E nga mana, e nga reo, e nga karangaranga maha,
Tena koutou, tena koutou, tena koutou katoa
I would like to begin by acknowledging God, the Tainui whenua where we stand today, and Kingii Tuheitia. I acknowledge Te Puea Marae, and the dignitaries who have invited us here to discuss the important kaupapa of homelessness. I would particularly like to acknowledge Phil Twyford, Marama Fox, Marama Davidson and their colleagues. I also acknowledge our roopu who stand with me, who care passionately about creating a world where everyone has a decent place to live.
I have the privilege of speaking to you today as the CEO and representative of Habitat for Humanity New Zealand. We are a global shelter organisation and over the 24 years we’ve been here in Aotearoa we’ve assisted over 500 families into new homes. In our work in the Pacific I’ve personally witnessed the devastation of homelessness caused by national disasters, but here in New Zealand I’ve seen the devastation of a different kind of homelessness. At Habitat we believe that everyone deserves a decent place to live – both here and throughout the world.
I am here to say to you today that homelessness does not have to be a reality in our nation, but the fact that it is comes as no surprise to us. We will be hearing a lot about the housing continuum today, and it is the belief of Habitat for Humanity that the current homelessness crisis is a result of:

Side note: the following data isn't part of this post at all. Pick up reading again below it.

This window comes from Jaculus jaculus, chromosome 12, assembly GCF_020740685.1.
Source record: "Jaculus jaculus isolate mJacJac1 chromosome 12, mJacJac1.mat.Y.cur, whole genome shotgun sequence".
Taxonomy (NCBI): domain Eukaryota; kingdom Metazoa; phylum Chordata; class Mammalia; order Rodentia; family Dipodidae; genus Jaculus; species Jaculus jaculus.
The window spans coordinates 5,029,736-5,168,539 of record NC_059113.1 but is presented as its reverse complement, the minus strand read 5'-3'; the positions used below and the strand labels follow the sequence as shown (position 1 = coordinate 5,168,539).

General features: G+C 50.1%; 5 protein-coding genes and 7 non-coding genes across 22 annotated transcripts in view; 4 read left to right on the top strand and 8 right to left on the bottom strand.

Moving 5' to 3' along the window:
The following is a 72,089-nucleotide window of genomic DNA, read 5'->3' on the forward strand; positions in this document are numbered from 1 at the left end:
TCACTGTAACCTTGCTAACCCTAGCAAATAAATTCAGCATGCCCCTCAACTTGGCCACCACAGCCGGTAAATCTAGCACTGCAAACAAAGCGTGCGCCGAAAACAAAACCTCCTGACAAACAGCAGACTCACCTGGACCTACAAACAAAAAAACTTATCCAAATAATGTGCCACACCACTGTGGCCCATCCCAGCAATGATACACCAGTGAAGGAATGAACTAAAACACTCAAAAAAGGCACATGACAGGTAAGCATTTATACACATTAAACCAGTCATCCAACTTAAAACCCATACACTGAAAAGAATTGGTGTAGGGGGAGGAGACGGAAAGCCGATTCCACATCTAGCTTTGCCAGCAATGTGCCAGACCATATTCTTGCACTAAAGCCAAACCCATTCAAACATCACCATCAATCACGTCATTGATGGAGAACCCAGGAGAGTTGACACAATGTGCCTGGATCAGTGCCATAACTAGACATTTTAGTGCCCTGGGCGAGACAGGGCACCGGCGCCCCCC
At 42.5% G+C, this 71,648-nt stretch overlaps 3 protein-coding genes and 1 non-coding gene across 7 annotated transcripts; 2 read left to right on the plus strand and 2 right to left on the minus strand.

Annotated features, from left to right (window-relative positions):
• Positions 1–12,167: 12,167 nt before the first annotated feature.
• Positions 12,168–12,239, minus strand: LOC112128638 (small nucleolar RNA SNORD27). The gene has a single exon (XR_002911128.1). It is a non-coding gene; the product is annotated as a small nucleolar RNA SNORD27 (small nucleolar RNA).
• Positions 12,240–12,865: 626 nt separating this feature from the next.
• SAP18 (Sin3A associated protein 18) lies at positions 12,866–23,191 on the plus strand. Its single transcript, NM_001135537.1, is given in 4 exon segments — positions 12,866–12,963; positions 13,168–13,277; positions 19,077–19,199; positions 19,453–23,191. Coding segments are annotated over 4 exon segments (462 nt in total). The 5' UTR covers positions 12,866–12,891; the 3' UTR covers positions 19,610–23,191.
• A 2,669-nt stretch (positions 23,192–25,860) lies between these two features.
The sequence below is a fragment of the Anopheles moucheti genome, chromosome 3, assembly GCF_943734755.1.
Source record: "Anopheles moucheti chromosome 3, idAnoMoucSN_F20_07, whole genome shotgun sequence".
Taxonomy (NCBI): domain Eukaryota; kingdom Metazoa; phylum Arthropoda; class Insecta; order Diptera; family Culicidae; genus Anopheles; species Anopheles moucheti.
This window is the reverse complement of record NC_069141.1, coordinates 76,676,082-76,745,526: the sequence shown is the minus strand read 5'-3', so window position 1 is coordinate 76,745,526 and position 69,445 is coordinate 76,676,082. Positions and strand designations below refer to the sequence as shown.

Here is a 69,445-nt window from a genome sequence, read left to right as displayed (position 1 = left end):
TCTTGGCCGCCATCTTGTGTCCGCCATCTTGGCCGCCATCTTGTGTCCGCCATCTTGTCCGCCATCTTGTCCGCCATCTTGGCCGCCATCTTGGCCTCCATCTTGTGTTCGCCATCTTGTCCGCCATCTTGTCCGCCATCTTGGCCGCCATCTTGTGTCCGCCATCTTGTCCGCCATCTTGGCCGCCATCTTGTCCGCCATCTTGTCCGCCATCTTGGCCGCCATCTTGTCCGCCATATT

- A reduction in people achieving home ownership through the market,
- A reduction in access to state housing,
- An increase in demand at a rate higher than the rate of supply, and
- The elimination of grants or even loans to the community sector to build houses.
In other words, we have seen failure and underinvestment across the spectrum of the housing continuum, and this has inevitably resulted in homelessness. It is our belief that addressing homelessness requires permanent solutions, not just emergency housing. An ambulance at the bottom of the cliff is not enough – what use is an ambulance if it has no hospital to take its patients to? In 1998, Habitat was able to assist families earning less than 40% of the average national income into home ownership. In 2013, the families we could assist into home ownership were earning almost 80% of the average income. Addressing homelessness requires permanent solutions, not just emergency housing.
There is a beautiful whakatauki which says: “he waka eke noa”, meaning: we’re all in this together. Homelessness is the result of systematic failure along the housing spectrum which affects us all, and where one person lives without dignity and hope, we all live without dignity and hope.